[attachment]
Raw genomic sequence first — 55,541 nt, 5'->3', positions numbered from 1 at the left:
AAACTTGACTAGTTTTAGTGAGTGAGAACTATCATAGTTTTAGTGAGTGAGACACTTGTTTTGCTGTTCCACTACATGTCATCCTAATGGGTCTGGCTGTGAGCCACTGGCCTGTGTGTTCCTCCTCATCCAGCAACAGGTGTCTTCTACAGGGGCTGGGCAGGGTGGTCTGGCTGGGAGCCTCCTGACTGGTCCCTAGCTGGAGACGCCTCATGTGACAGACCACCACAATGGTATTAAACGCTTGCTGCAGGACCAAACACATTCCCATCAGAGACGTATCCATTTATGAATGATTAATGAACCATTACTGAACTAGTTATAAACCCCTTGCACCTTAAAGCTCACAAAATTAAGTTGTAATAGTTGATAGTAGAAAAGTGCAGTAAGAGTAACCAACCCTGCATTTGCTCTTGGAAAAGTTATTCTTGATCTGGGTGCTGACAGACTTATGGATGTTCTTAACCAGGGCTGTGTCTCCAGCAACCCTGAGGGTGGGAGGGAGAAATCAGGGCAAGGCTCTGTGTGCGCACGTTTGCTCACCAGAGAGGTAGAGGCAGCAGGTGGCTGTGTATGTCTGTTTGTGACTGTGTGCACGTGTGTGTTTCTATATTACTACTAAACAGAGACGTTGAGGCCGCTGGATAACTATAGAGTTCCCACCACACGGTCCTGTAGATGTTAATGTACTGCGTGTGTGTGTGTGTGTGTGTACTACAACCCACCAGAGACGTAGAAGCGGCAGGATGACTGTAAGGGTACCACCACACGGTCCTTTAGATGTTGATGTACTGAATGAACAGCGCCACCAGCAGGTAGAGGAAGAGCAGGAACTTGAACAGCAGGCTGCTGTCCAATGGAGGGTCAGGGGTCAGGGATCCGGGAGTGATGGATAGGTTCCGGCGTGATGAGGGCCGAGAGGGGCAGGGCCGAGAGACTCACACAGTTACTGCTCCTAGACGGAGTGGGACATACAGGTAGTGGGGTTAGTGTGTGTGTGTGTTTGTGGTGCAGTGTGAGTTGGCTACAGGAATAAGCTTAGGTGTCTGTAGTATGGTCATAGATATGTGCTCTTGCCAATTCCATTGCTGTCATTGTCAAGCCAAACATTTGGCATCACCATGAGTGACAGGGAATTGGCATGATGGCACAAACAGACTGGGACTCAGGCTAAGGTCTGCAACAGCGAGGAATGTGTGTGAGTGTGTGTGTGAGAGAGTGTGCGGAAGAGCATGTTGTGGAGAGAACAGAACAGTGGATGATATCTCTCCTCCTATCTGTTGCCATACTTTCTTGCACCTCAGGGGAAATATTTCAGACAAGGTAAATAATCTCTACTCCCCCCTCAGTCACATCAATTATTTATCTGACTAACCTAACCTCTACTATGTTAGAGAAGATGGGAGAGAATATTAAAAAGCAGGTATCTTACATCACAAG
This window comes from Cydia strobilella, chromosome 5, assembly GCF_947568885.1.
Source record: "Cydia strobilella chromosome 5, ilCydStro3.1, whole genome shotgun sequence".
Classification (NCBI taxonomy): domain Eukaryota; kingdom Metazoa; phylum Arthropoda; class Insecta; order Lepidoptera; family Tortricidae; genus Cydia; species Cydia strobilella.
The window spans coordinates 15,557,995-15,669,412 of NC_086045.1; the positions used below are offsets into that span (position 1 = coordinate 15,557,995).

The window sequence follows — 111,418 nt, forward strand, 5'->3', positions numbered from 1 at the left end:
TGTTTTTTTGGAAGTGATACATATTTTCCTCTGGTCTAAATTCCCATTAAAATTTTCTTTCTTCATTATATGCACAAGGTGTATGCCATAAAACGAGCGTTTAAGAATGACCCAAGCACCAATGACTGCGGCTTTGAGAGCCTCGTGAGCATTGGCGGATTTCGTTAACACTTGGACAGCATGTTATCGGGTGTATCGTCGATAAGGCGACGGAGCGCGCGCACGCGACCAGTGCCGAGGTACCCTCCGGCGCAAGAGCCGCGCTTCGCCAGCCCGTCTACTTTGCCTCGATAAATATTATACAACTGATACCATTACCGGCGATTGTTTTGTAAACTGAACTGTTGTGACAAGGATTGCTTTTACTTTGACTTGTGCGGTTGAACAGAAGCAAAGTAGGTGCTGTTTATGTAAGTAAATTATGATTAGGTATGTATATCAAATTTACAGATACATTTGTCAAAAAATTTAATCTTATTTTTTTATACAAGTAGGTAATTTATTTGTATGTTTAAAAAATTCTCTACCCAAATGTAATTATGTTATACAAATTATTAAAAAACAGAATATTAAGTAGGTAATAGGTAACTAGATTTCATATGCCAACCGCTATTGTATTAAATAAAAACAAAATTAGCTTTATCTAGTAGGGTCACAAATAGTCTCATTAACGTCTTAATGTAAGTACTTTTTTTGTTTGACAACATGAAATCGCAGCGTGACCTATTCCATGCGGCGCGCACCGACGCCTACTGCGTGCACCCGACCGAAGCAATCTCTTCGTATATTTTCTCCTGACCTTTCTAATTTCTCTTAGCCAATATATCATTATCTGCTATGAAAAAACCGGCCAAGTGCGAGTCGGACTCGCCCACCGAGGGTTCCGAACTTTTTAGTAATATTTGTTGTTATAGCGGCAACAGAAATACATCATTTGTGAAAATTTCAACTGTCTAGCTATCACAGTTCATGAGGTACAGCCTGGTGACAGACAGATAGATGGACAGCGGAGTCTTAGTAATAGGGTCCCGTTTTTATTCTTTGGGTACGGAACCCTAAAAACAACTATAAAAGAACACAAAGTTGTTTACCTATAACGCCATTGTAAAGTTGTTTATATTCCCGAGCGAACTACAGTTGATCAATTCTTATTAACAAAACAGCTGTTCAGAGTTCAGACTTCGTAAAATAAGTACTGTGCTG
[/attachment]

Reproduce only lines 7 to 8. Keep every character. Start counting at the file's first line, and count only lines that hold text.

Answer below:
The window sequence follows — 111,418 nt, forward strand, 5'->3', positions numbered from 1 at the left end:
TGTTTTTTTGGAAGTGATACATATTTTCCTCTGGTCTAAATTCCCATTAAAATTTTCTTTCTTCATTATATGCACAAGGTGTATGCCATAAAACGAGCGTTTAAGAATGACCCAAGCACCAATGACTGCGGCTTTGAGAGCCTCGTGAGCATTGGCGGATTTCGTTAACACTTGGACAGCATGTTATCGGGTGTATCGTCGATAAGGCGACGGAGCGCGCGCACGCGACCAGTGCCGAGGTACCCTCCGGCGCAAGAGCCGCGCTTCGCCAGCCCGTCTACTTTGCCTCGATAAATATTATACAACTGATACCATTACCGGCGATTGTTTTGTAAACTGAACTGTTGTGACAAGGATTGCTTTTACTTTGACTTGTGCGGTTGAACAGAAGCAAAGTAGGTGCTGTTTATGTAAGTAAATTATGATTAGGTATGTATATCAAATTTACAGATACATTTGTCAAAAAATTTAATCTTATTTTTTTATACAAGTAGGTAATTTATTTGTATGTTTAAAAAATTCTCTACCCAAATGTAATTATGTTATACAAATTATTAAAAAACAGAATATTAAGTAGGTAATAGGTAACTAGATTTCATATGCCAACCGCTATTGTATTAAATAAAAACAAAATTAGCTTTATCTAGTAGGGTCACAAATAGTCTCATTAACGTCTTAATGTAAGTACTTTTTTTGTTTGACAACATGAAATCGCAGCGTGACCTATTCCATGCGGCGCGCACCGACGCCTACTGCGTGCACCCGACCGAAGCAATCTCTTCGTATATTTTCTCCTGACCTTTCTAATTTCTCTTAGCCAATATATCATTATCTGCTATGAAAAAACCGGCCAAGTGCGAGTCGGACTCGCCCACCGAGGGTTCCGAACTTTTTAGTAATATTTGTTGTTATAGCGGCAACAGAAATACATCATTTGTGAAAATTTCAACTGTCTAGCTATCACAGTTCATGAGGTACAGCCTGGTGACAGACAGATAGATGGACAGCGGAGTCTTAGTAATAGGGTCCCGTTTTTATTCTTTGGGTACGGAACCCTAAAAACAACTATAAAAGAACACAAAGTTGTTTACCTATAACGCCATTGTAAAGTTGTTTATATTCCCGAGCGAACTACAGTTGATCAATTCTTATTAACAAAACAGCTGTTCAGAGTTCAGACTTCGTAAAATAAGTACTGTGCTG